In China, the private and public sector is very intertwined as to make it too murky to reliably determine actions (online or offline) of individuals or groups as officially sanctioned, and to which part of the many pieces of "the government" it was. There will always be plausible deniability, and, if caught, "the perps" will be easily (and prominently) discarded.

  • David in Michigan

    Right on target buddy! The last time anyone in the government was so naive about spying was in 1929. Good thing that "Sue Smith" doesn't work for the government.

    ‘Gentlemen don’t read each other’s mail.’—Secretary of State Henry L. Stimson, 1929

  • Daniel Barger

    "Plausible deniability"....a convenient excuse. Of course hacking and spying is not 'officially condoned'. That in no way means that the Chinese government is unaware of it's occurrence.
    They benefit from the actions of hackers, both private and military so the actions of those hackers
    is at the least ignored and if useful enough assisted. On rare occasions perhaps they may offer up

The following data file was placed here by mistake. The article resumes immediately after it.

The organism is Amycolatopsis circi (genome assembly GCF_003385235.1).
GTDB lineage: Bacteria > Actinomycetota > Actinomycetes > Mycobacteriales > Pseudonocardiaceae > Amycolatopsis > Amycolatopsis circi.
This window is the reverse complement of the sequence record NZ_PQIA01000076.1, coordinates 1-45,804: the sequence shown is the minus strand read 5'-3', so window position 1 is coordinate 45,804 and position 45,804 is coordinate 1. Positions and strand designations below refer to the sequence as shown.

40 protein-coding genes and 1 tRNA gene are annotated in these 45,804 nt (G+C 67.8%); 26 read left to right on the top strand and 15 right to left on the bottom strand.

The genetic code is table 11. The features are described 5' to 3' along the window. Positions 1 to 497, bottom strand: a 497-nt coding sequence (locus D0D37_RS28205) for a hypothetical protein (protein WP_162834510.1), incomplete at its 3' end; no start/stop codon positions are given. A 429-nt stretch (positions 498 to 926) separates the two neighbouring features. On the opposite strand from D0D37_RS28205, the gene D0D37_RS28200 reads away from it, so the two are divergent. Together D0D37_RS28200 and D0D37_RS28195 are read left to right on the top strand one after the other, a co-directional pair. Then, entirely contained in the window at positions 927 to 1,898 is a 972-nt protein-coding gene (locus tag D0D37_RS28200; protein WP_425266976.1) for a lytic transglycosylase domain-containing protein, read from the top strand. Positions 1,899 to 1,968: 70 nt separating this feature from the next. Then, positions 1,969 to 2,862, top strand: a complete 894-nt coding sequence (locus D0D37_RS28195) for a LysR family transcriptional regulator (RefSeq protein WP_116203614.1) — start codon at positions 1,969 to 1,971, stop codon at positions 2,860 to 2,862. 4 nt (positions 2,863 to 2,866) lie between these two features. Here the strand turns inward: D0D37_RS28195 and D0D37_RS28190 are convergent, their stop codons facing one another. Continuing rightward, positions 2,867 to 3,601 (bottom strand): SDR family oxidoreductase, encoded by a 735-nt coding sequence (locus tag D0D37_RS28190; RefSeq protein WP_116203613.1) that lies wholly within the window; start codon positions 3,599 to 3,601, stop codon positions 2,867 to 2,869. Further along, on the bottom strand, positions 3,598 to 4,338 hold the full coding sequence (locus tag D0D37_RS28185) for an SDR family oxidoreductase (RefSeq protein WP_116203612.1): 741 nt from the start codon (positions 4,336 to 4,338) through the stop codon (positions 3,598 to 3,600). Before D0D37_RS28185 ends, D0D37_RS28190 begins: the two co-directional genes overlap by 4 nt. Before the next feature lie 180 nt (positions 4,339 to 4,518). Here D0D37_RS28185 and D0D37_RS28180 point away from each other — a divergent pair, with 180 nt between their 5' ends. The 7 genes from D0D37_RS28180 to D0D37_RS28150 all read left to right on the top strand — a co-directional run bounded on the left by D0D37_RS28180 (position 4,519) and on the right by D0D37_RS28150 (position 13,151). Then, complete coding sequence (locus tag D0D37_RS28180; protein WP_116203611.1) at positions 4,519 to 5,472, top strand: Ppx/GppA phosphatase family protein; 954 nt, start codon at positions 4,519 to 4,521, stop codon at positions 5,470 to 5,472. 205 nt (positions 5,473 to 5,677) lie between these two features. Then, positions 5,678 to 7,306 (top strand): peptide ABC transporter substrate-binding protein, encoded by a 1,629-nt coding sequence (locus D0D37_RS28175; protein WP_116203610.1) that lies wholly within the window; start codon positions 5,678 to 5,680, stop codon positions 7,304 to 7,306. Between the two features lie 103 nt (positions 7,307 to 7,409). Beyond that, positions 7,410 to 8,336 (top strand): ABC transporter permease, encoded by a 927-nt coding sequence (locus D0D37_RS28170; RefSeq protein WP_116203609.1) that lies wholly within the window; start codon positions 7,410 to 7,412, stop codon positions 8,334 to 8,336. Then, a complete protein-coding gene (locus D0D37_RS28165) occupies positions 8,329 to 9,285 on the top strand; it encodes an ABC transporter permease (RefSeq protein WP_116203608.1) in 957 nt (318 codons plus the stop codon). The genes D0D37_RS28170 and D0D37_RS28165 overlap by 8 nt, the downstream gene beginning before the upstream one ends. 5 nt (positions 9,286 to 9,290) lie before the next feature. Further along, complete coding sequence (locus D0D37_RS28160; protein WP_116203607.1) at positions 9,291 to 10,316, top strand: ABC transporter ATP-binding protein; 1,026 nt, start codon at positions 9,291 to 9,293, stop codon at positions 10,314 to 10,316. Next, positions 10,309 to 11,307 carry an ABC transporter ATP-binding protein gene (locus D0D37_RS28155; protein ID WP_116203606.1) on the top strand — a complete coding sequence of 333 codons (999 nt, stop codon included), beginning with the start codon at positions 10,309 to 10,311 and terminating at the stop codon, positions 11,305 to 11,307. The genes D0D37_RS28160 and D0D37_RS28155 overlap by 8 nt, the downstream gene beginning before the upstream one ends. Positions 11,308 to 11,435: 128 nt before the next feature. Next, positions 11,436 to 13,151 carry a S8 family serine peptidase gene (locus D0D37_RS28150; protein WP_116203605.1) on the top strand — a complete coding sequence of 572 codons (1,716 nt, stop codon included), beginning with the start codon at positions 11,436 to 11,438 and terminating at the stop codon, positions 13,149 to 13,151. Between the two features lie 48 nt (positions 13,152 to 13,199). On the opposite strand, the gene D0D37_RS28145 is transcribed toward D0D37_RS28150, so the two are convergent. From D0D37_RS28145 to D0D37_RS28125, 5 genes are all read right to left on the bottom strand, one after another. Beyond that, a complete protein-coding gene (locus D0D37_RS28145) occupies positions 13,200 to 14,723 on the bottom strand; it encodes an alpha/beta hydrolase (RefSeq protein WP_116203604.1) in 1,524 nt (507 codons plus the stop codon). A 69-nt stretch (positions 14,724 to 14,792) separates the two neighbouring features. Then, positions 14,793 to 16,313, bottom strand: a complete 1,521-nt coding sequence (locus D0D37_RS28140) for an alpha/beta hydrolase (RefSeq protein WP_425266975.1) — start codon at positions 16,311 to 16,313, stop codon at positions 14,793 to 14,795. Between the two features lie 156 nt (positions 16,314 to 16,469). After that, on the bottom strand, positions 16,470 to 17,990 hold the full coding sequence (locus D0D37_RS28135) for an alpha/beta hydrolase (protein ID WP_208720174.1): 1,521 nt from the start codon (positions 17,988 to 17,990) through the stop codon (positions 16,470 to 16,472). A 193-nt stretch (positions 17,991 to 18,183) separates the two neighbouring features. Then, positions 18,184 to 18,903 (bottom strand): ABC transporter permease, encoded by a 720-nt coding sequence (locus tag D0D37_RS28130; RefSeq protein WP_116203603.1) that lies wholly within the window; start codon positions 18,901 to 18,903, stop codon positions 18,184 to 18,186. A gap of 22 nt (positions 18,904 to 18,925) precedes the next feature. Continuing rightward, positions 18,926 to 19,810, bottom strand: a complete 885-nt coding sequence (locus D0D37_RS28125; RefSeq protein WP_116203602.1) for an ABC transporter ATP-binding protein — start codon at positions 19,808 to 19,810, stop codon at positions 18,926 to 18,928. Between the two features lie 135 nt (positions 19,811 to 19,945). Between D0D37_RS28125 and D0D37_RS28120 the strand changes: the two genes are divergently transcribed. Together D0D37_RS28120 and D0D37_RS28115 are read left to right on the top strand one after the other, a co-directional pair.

one as a scapegoat to satisfy political needs. That just means the hacker was a fool for trusting those in charge but the never ending probing, spying, hacking and malware that originates in China is a state sanctioned activity whether or not they 'officially condone' it or not.

  • bigmaq1980

    Think you missed my point.

    Because of the corruption, even private actors will "spy" or "hack" for their own benefit.

    Because of the corruption, various players within the government will do the same whether or not it is officially sanctioned / condoned, or whatever. It may plainly not be, but if the individual / group perpetrating it has enough power and enough plausible deniability, they just can.

    Does the "Chinese government" "know" about it, who can tell. The only thing saying this is likely the case (from what is publicly available) is the target and scale.